Liability Car Insurance Coverage

Liability insurance helps pay for the damages to another person’s car when you cause an accident.

Most states require drivers to carry liability insurance to help pay for damages if you cause a crash. 

Shutterstock / MakDill

What Is Liability Car Insurance and What Does It Cover?

The cost of a car accident can add up quickly. If you were at fault, you could be responsible for repairs to the other car, as well as medical bills if anyone was hurt. And if your car bounced over a curb and, say, damaged someone’s fence, you’d have to pay for that, too. Can’t cover those costs? Your wages might be garnished until all the bills are settled. When you’re at fault in an accident, liability coverage on your car insurance policy can help save the day.

What is liability car insurance?

Most states require drivers to carry liability insurance. If you cause an accident, liability coverage pays to help fix the damages. That includes injuries to others, plus damage to other people’s property. And if you get sued, your coverage can pay to repair or replace the other driver’s vehicle; reimburse other injured drivers, passengers, or pedestrians for medical expenses and lost wages; and pay for others’ damaged property—up to your policy’s limit—so you don’t have to pay those expenses out of your own pocket.

What does liability insurance cover?

Liability insurance includes bodily injury coverage, which pays medical bills and lost wages for people who were hurt, whether they were passengers, drivers, or pedestrians involved in the accident. It also includes property damage coverage, which pays to repair or replace other people’s vehicles if they were wrecked. Property coverage also pays for the repair or replacement of other people’s property that was damaged in an accident, including fences, lampposts, and mailboxes.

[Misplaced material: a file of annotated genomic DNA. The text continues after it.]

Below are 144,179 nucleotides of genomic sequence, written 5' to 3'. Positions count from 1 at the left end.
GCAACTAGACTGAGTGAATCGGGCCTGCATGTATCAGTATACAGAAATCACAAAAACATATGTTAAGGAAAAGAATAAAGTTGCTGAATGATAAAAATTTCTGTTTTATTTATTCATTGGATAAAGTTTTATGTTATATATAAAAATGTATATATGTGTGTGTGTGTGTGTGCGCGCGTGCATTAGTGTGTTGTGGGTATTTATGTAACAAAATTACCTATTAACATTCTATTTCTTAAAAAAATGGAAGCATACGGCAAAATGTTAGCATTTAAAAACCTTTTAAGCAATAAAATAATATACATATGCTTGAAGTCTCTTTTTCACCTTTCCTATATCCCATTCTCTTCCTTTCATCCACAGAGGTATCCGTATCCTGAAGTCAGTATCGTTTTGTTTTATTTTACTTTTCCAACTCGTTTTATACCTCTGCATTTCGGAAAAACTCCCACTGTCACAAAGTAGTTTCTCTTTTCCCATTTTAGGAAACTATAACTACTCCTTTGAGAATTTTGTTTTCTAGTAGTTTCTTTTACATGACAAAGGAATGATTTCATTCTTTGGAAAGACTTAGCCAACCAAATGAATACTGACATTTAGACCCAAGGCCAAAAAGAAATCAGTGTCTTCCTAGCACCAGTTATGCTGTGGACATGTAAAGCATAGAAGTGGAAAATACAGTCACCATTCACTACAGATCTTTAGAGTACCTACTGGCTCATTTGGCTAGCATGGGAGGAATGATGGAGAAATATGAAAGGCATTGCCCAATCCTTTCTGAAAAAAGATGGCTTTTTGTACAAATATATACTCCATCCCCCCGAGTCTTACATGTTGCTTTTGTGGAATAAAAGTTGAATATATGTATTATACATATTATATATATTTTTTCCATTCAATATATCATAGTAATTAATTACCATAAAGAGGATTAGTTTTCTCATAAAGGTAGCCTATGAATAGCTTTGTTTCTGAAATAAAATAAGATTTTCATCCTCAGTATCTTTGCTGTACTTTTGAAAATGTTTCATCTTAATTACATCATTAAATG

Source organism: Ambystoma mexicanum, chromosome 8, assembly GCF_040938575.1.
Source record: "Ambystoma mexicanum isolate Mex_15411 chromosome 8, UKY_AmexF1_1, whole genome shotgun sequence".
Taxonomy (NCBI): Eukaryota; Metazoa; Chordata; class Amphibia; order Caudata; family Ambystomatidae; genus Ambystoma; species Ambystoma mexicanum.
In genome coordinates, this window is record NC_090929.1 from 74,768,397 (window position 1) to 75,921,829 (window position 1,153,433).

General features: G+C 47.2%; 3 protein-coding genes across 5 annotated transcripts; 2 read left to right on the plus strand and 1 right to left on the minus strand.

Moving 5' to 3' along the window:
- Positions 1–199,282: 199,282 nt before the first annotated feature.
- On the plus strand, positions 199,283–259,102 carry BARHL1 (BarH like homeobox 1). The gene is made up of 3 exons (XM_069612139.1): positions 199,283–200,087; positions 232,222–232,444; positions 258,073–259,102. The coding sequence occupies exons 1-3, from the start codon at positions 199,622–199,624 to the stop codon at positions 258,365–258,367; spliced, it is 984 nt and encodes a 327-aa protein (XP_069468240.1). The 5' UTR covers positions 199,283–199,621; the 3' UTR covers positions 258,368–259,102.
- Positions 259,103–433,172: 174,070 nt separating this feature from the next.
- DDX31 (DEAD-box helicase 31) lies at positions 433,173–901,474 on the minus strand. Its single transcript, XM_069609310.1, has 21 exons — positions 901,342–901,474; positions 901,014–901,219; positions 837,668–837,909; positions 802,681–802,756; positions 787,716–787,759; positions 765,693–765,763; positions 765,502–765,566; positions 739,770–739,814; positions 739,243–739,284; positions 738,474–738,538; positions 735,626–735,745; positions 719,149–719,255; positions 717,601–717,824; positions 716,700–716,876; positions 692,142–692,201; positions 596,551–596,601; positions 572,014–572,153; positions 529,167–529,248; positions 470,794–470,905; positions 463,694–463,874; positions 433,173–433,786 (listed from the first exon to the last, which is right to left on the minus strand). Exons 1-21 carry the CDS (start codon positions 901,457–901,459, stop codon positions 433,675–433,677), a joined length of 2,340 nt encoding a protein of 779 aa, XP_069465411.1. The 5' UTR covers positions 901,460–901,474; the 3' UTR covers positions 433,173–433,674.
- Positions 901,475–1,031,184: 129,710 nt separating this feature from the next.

A liability policy is usually expressed as a series of three numbers. A 50/100/25 policy, for instance, pays up to $50,000 per person for bodily injury per accident, up to $100,000 for bodily injury per accident, and up to $25,000 for property damage for each incident.

What isn’t covered by liability insurance?

Liability insurance doesn’t cover:

  • repairs to your own vehicle

  • your own medical bills

Collision insurance covers damage to your car, however, and medical payments coverage pays your own medical bills.

What is the minimum liability insurance coverage required?

The minimum auto liability coverage requirement varies by state. Be sure to check your state’s current laws and requirements. The limits in select states as of March 2019 are provided below.

Alaska

$50,000 bodily injury liability per person
$100,000 bodily injury liability per accident
$25,000 property damage liability per accident

Arizona

$15,000 bodily injury liability per person
$30,000 bodily injury liability per accident
$10,000 property damage liability per accident

California

$15,000 bodily injury liability per person
$30,000 bodily injury liability per accident
$5,000 property damage liability per accident

Montana

$25,000 bodily injury liability per person
$50,000 bodily injury liability per accident
$20,000 property damage liability per accident

Nevada

$25,000 bodily injury liability per person
$50,000 bodily injury liability per accident
$20,000 property damage liability per accident

Utah

$25,000 bodily injury liability per person
$65,000 bodily injury liability per accident
$15,000 property damage liability per accident

Wyoming

$25,000 bodily injury liability per person
$50,000 bodily injury liability per accident
$20,000 property damage liability per accident

How much liability coverage do I need?

To figure out how much liability coverage you need, think about the total value of your assets, which you’ll want to protect. If you cause an accident and the total bill exceeds your coverage limits, you’ll have to pay the difference out of your own pocket. An insurance agent can help you find the right policy and coverage for you.

AAA provides exceptional auto insurance including liability coverage, so you can get behind the wheel without worry. AAA also offers good driver discounts, knowledgeable agents, and great perks like roadside assistance.

Exceptional coverage. Expert service. Extra savings. 
AAA Auto, Home, and Life Insurance 

More Car Insurance Definitions

The availability, qualifications, and amounts of coverages, costs and discounts may vary from state to state and there may be coverages and discounts not listed here. In addition, other terms, conditions, and exclusions not described above may apply, and total savings may vary depending on the coverages purchased. For more information regarding your eligibility for certain coverages and savings opportunities, please contact your AAA agent. Insurance products in California offered by AAA Northern California Insurance Agency. License #0175868, in Nevada by AAA Nevada and in Utah by AAA Utah. Insurance provided by CSAA Insurance Group, a AAA insurer.